Start paying attention to the water cycle in your landscape by measuring and recording water infiltration rates for your soil. You can find instructions for this simple test here. I also encourage land managers to take those rainfall charts and start to record the production you are achieving in your business per millimetre of rain. Keep it simple. Work out the most appropriate time period for rainfall to contribute to your output and see how many tonnes of grain, kilograms of meat or wool etc you produced per millimetre of rain that fell. Track this in line with your regenerative farming practices and over time this will tell you if your land management practices are taking you where you want to go.
With the focus all agricultural land managers have on rainfall, nothing will speak more loudly about the benefits of regenerative farming practices, and improve the rate of adoption of these methods, than becoming living proof that regenerative farmers get ALL the rain.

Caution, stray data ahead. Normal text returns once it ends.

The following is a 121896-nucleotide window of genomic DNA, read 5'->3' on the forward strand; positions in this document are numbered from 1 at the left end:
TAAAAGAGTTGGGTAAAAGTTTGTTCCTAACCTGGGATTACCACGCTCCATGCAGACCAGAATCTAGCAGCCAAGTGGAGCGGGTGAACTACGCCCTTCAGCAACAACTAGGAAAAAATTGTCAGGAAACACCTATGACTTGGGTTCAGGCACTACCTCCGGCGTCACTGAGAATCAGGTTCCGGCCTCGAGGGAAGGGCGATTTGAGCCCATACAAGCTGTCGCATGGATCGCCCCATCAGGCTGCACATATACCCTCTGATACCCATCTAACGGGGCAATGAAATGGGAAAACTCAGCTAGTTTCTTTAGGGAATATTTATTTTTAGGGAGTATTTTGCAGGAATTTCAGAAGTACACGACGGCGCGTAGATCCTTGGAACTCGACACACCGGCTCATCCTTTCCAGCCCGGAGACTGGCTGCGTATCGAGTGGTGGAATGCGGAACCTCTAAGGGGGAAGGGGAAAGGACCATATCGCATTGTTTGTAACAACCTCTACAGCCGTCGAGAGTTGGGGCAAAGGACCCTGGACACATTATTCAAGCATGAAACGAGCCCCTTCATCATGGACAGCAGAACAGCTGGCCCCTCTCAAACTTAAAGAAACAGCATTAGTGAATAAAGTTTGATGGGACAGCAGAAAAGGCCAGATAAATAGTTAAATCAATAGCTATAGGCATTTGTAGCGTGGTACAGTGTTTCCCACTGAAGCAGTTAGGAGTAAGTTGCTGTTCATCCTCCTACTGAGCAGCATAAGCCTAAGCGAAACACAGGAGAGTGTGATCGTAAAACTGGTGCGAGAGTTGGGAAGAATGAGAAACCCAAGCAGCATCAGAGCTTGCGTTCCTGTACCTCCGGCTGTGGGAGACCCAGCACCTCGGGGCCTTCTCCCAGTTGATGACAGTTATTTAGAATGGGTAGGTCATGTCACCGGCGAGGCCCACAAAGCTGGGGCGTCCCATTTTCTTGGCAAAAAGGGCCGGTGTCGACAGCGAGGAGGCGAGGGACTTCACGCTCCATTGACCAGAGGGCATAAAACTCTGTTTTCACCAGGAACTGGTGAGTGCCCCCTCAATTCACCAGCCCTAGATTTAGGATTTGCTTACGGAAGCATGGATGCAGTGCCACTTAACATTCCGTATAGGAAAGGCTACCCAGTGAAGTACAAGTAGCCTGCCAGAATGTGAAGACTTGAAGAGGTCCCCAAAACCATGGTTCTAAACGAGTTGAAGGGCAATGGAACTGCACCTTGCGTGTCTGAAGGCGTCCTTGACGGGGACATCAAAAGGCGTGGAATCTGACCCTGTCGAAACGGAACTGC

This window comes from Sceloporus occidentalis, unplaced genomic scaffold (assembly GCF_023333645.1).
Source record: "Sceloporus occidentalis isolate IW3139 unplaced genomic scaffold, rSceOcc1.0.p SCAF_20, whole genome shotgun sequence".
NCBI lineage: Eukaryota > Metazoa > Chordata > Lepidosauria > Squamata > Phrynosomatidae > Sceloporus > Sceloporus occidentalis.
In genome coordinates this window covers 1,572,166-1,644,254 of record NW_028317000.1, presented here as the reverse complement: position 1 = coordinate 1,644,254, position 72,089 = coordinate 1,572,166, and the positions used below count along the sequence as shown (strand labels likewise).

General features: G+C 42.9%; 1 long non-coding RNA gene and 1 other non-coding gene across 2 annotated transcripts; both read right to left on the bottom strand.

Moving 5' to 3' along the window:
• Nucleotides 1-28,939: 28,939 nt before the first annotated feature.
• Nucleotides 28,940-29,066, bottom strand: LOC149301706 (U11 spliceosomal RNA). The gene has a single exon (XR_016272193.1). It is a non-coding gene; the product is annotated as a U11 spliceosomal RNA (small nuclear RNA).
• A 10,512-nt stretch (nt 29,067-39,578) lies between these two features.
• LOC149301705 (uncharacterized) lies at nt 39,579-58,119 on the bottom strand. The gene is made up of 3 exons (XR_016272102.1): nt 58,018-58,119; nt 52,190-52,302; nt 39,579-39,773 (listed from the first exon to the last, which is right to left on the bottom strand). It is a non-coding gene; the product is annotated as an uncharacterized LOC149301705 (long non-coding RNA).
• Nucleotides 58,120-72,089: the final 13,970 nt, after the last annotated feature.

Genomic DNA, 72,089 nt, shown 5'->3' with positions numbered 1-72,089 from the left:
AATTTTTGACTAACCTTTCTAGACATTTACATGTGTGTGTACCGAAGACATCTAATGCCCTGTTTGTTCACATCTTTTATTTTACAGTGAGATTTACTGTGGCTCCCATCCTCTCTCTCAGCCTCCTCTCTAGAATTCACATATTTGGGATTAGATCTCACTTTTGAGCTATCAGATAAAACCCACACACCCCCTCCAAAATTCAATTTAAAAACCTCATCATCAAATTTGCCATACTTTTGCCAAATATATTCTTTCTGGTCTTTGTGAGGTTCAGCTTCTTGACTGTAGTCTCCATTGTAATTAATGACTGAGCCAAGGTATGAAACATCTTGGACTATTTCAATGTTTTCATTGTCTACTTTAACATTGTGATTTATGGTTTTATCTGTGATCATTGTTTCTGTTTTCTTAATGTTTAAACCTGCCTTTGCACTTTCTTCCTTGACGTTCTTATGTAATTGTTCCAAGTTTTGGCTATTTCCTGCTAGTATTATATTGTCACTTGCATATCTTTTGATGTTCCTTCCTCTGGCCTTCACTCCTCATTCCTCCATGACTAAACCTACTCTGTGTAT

Written by Kim Deans.
Kim is available for coaching to empower you to create a thriving, profitable and regenerative farm business.
Email firstname.lastname@example.org Ph +61 0455 596 46
Reference: Gardiner & Gammie (2012) “Economics, productivity and natural resources in agricultural systems.” Proceedings of the 16th ASA Conference. http://agronomyaustraliaproceedings.org/images/sampledata/2012/8054_6_gardiner.pdf